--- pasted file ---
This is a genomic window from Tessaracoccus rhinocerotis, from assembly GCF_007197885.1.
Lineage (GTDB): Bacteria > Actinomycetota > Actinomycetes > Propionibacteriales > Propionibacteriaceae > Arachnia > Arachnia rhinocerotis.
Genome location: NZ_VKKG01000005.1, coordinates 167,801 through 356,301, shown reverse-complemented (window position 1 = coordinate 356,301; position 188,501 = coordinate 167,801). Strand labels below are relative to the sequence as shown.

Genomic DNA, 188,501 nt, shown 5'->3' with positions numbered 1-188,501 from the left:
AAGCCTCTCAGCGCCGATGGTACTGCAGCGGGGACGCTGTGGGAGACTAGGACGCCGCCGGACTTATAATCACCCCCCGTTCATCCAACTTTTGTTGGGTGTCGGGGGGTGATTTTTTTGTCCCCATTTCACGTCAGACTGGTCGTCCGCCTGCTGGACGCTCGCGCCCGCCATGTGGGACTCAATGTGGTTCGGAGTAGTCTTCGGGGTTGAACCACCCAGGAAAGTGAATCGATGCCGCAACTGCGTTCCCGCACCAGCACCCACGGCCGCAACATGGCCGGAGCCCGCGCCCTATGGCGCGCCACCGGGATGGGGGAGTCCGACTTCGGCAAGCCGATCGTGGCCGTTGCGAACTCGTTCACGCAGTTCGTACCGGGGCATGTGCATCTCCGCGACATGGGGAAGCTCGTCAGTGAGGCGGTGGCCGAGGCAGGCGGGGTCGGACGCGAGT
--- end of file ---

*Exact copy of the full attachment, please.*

This is a genomic window from Tessaracoccus rhinocerotis, from assembly GCF_007197885.1.
Lineage (GTDB): Bacteria > Actinomycetota > Actinomycetes > Propionibacteriales > Propionibacteriaceae > Arachnia > Arachnia rhinocerotis.
Genome location: NZ_VKKG01000005.1, coordinates 167,801 through 356,301, shown reverse-complemented (window position 1 = coordinate 356,301; position 188,501 = coordinate 167,801). Strand labels below are relative to the sequence as shown.

Genomic DNA, 188,501 nt, shown 5'->3' with positions numbered 1-188,501 from the left:
AAGCCTCTCAGCGCCGATGGTACTGCAGCGGGGACGCTGTGGGAGACTAGGACGCCGCCGGACTTATAATCACCCCCCGTTCATCCAACTTTTGTTGGGTGTCGGGGGGTGATTTTTTTGTCCCCATTTCACGTCAGACTGGTCGTCCGCCTGCTGGACGCTCGCGCCCGCCATGTGGGACTCAATGTGGTTCGGAGTAGTCTTCGGGGTTGAACCACCCAGGAAAGTGAATCGATGCCGCAACTGCGTTCCCGCACCAGCACCCACGGCCGCAACATGGCCGGAGCCCGCGCCCTATGGCGCGCCACCGGGATGGGGGAGTCCGACTTCGGCAAGCCGATCGTGGCCGTTGCGAACTCGTTCACGCAGTTCGTACCGGGGCATGTGCATCTCCGCGACATGGGGAAGCTCGTCAGTGAGGCGGTGGCCGAGGCAGGCGGGGTCGGACGCGAGT